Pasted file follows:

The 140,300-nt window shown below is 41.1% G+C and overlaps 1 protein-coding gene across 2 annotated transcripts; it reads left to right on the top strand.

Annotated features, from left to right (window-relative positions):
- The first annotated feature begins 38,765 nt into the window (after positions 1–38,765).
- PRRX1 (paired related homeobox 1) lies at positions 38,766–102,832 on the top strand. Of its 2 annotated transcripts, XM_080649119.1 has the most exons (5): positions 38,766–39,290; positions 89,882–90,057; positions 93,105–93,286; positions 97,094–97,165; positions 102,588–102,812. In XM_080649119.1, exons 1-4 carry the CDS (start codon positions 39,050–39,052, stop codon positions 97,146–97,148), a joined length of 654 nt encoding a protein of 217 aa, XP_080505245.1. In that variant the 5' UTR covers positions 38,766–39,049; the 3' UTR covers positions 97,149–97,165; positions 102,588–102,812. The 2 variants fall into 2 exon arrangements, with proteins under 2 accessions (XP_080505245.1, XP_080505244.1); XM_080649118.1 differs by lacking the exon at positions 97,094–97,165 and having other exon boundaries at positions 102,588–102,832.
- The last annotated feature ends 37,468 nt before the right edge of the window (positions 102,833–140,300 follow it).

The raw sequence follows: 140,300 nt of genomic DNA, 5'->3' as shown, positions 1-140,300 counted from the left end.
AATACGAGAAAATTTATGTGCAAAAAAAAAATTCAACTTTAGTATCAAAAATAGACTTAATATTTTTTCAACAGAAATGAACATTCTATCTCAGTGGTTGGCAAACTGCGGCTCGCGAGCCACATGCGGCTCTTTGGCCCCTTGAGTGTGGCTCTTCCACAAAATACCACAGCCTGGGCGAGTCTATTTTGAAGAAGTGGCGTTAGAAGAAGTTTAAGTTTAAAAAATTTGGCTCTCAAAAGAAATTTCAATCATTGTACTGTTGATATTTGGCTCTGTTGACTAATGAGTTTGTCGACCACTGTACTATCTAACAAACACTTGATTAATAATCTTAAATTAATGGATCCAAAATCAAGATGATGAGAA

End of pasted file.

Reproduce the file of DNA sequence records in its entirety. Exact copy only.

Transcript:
The 140,300-nt window shown below is 41.1% G+C and overlaps 1 protein-coding gene across 2 annotated transcripts; it reads left to right on the top strand.

Annotated features, from left to right (window-relative positions):
- The first annotated feature begins 38,765 nt into the window (after positions 1–38,765).
- PRRX1 (paired related homeobox 1) lies at positions 38,766–102,832 on the top strand. Of its 2 annotated transcripts, XM_080649119.1 has the most exons (5): positions 38,766–39,290; positions 89,882–90,057; positions 93,105–93,286; positions 97,094–97,165; positions 102,588–102,812. In XM_080649119.1, exons 1-4 carry the CDS (start codon positions 39,050–39,052, stop codon positions 97,146–97,148), a joined length of 654 nt encoding a protein of 217 aa, XP_080505245.1. In that variant the 5' UTR covers positions 38,766–39,049; the 3' UTR covers positions 97,149–97,165; positions 102,588–102,812. The 2 variants fall into 2 exon arrangements, with proteins under 2 accessions (XP_080505245.1, XP_080505244.1); XM_080649118.1 differs by lacking the exon at positions 97,094–97,165 and having other exon boundaries at positions 102,588–102,832.
- The last annotated feature ends 37,468 nt before the right edge of the window (positions 102,833–140,300 follow it).

The raw sequence follows: 140,300 nt of genomic DNA, 5'->3' as shown, positions 1-140,300 counted from the left end.
AATACGAGAAAATTTATGTGCAAAAAAAAAATTCAACTTTAGTATCAAAAATAGACTTAATATTTTTTCAACAGAAATGAACATTCTATCTCAGTGGTTGGCAAACTGCGGCTCGCGAGCCACATGCGGCTCTTTGGCCCCTTGAGTGTGGCTCTTCCACAAAATACCACAGCCTGGGCGAGTCTATTTTGAAGAAGTGGCGTTAGAAGAAGTTTAAGTTTAAAAAATTTGGCTCTCAAAAGAAATTTCAATCATTGTACTGTTGATATTTGGCTCTGTTGACTAATGAGTTTGTCGACCACTGTACTATCTAACAAACACTTGATTAATAATCTTAAATTAATGGATCCAAAATCAAGATGATGAGAA